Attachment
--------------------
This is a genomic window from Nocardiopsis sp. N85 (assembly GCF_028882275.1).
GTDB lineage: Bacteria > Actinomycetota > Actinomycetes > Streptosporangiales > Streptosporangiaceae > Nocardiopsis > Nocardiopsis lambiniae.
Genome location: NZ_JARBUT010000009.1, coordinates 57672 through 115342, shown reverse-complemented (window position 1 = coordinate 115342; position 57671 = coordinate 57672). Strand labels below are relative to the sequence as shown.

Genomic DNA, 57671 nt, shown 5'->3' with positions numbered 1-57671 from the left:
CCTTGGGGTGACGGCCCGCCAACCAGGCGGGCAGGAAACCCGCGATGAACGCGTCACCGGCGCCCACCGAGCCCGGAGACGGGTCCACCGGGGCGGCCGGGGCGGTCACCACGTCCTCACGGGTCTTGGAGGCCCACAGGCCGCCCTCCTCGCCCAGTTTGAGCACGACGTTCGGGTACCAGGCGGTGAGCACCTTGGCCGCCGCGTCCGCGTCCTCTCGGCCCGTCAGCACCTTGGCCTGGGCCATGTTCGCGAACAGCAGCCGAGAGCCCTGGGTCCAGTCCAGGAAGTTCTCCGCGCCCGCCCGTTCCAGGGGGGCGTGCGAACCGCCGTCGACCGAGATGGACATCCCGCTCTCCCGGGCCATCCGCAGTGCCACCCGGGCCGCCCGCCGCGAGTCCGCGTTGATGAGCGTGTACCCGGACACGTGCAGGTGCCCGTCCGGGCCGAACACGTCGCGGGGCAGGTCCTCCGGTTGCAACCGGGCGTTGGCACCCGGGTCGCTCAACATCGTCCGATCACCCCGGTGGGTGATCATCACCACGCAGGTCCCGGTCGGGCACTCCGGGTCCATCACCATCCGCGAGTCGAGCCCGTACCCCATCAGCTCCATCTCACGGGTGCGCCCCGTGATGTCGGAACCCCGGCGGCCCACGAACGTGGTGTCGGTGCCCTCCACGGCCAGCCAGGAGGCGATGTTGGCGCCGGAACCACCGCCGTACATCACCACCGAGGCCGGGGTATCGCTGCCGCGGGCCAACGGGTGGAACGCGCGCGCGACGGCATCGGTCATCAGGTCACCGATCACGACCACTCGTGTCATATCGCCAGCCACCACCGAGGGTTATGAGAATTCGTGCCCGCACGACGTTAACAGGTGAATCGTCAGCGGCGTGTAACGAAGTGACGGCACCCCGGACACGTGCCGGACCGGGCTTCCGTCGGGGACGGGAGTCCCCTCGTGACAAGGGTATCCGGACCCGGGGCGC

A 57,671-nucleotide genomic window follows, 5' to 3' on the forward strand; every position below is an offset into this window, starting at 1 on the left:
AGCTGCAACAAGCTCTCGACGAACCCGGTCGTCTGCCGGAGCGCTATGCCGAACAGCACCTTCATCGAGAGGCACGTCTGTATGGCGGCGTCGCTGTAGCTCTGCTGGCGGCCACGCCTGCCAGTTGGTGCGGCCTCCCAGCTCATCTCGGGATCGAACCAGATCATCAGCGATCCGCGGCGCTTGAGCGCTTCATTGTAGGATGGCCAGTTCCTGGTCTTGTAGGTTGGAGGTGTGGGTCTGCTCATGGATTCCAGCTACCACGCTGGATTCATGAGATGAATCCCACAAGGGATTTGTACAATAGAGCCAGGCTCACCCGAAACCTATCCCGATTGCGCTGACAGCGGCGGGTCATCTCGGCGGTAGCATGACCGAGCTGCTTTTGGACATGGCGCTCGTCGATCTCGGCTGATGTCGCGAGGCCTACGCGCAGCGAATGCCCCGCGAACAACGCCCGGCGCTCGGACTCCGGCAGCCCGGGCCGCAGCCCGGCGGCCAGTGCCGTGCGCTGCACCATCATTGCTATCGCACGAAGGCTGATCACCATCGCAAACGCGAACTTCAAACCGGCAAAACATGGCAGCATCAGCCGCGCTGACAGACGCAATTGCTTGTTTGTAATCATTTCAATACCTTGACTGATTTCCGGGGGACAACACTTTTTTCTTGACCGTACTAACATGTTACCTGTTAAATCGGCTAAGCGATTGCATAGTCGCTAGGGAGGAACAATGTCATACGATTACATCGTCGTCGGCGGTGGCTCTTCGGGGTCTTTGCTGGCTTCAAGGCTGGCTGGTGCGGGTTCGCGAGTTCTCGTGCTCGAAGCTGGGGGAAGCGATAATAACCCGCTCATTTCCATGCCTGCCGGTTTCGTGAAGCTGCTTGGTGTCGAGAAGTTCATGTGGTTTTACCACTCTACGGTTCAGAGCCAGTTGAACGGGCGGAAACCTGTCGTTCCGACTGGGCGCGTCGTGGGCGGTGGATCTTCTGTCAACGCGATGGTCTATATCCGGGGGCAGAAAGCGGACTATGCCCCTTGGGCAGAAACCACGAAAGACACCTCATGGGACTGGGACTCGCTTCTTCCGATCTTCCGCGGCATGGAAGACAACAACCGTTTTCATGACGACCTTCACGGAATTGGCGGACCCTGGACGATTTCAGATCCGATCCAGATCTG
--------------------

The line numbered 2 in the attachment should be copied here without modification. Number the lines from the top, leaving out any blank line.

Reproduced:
GTDB lineage: Bacteria > Actinomycetota > Actinomycetes > Streptosporangiales > Streptosporangiaceae > Nocardiopsis > Nocardiopsis lambiniae.